In the two seasons since the Cincinnati Bengals elected to draft first-round wide receiver A.J. Green, he has succeeded in racking up an average of 1,203.5 yards and nine touchdowns per season. No easy feat considering the lack of other receivers there have been on the Bengals offense over the last few seasons. Defenses have consistently had to put double coverage on Green, but that has rarely mattered, as evident from his stats. In 2012, the confidence of quarterback Andy Dalton rose and with it, Green’s numbers. Seeing 97 receptions out of 164 targets over 16 games last season, it has been more than evident that not only is he the go-to guy for the Bengals, but lining up on 962 snaps in the season has shown that he has what it takes to make those kinds of numbers.
There was reason to believe that he would see lower numbers last season with drafting of Mohamed Sanu and the emergence of Andrew Hakwins. But after the smoke cleared, it was quite clear that 2012 was going to be even better for Green than his rookie season was. Hawkins was not as much of a force on the Bengals offense except in the red zone (which green is unproductive in anyway) and Sanu did not take off until week 10 and very quickly was placed on injury reserve because of a surgery he received to fix a fracture in his foot.
This year, the Bengals know what Sanu is capable of and along with Hawkins could see the majority of the plays in the red zone, leaving the rest of the field open for Green in past years, but not so for 2013. The drafting of Notre Dame tight end Tyler Eifert in the first round seems to have completely changed the future face of the Bengals offense, and it’s possible that it will not favor Green. The new two tight end system of offense that offensive coordinator Jay Gruden has admitted to studying will see a great deal of production (particularly for touchdowns) for both Eifert and 2009 round-one draft pick Jermaine Gresham. The two tight ends will probably get the majority of the short yardage passes as well as any passing third down situations. Between the two of them, Sanu and Hawkins, the red zone production will eaten up.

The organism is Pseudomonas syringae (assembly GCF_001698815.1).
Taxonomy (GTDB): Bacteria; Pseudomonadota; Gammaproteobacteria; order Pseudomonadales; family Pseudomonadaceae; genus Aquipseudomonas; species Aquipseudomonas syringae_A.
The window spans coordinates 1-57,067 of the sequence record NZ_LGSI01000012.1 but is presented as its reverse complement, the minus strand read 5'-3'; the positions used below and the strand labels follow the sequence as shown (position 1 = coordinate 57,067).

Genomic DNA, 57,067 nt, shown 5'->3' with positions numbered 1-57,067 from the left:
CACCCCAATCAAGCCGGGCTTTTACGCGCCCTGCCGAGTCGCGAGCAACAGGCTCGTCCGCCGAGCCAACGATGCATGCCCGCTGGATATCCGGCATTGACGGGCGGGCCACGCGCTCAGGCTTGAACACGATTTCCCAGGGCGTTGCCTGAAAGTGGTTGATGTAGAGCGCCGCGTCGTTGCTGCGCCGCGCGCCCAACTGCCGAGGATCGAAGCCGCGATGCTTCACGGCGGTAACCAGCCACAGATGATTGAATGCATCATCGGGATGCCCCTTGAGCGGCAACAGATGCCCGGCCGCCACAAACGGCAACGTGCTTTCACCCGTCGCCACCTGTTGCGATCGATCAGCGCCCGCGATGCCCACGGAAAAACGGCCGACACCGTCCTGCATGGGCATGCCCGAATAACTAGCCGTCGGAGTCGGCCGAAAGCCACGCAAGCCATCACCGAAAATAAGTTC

So what does that mean for Green? Well this actually could work out quite well for him. With defenses so consumed with the two tight ends, they will no longer be able to double cover him, freeing him up to eat up field whenever the Bengals feel like it. If, and when, he is able to beat his cornerback off the line, it’s possible that he could get quite a few long range touchdowns. This is the third year for Dalton too and will be very important for him to produce since the Bengals have given him so many weapons, so he will certainly be looking for AJ Green to make him look good.
Prediction: Not as productive as 2012, Green will see less receptions but a longer yards-per-reception average as he will have more freedom to stretch the field.
2013: 67 receptions 1,108 yards seven touchdowns
Simon Greene – Cincinnati Bengals Writer. You can follow Simon on Twitter @simongreene88